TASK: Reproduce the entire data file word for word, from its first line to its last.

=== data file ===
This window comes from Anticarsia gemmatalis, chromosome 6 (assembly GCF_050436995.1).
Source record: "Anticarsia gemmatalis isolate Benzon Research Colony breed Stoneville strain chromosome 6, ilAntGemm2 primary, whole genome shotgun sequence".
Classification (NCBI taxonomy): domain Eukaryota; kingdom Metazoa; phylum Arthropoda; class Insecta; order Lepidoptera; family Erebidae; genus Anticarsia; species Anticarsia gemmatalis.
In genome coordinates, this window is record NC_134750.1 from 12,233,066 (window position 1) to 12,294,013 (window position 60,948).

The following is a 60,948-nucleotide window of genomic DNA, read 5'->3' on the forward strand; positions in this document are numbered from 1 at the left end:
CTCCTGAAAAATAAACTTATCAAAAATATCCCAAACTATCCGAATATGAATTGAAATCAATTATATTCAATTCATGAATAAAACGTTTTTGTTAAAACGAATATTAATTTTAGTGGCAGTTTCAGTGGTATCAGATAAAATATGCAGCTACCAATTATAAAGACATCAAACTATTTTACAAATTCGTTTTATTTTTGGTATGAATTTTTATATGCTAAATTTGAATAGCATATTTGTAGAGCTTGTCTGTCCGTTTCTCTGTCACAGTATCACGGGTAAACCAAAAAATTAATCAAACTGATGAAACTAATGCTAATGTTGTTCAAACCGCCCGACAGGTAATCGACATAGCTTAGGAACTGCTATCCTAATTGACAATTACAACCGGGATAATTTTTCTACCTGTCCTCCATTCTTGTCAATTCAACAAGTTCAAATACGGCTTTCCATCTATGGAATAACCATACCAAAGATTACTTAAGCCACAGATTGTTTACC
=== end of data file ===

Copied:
This window comes from Anticarsia gemmatalis, chromosome 6 (assembly GCF_050436995.1).
Source record: "Anticarsia gemmatalis isolate Benzon Research Colony breed Stoneville strain chromosome 6, ilAntGemm2 primary, whole genome shotgun sequence".
Classification (NCBI taxonomy): domain Eukaryota; kingdom Metazoa; phylum Arthropoda; class Insecta; order Lepidoptera; family Erebidae; genus Anticarsia; species Anticarsia gemmatalis.
In genome coordinates, this window is record NC_134750.1 from 12,233,066 (window position 1) to 12,294,013 (window position 60,948).

The following is a 60,948-nucleotide window of genomic DNA, read 5'->3' on the forward strand; positions in this document are numbered from 1 at the left end:
CTCCTGAAAAATAAACTTATCAAAAATATCCCAAACTATCCGAATATGAATTGAAATCAATTATATTCAATTCATGAATAAAACGTTTTTGTTAAAACGAATATTAATTTTAGTGGCAGTTTCAGTGGTATCAGATAAAATATGCAGCTACCAATTATAAAGACATCAAACTATTTTACAAATTCGTTTTATTTTTGGTATGAATTTTTATATGCTAAATTTGAATAGCATATTTGTAGAGCTTGTCTGTCCGTTTCTCTGTCACAGTATCACGGGTAAACCAAAAAATTAATCAAACTGATGAAACTAATGCTAATGTTGTTCAAACCGCCCGACAGGTAATCGACATAGCTTAGGAACTGCTATCCTAATTGACAATTACAACCGGGATAATTTTTCTACCTGTCCTCCATTCTTGTCAATTCAACAAGTTCAAATACGGCTTTCCATCTATGGAATAACCATACCAAAGATTACTTAAGCCACAGATTGTTTACC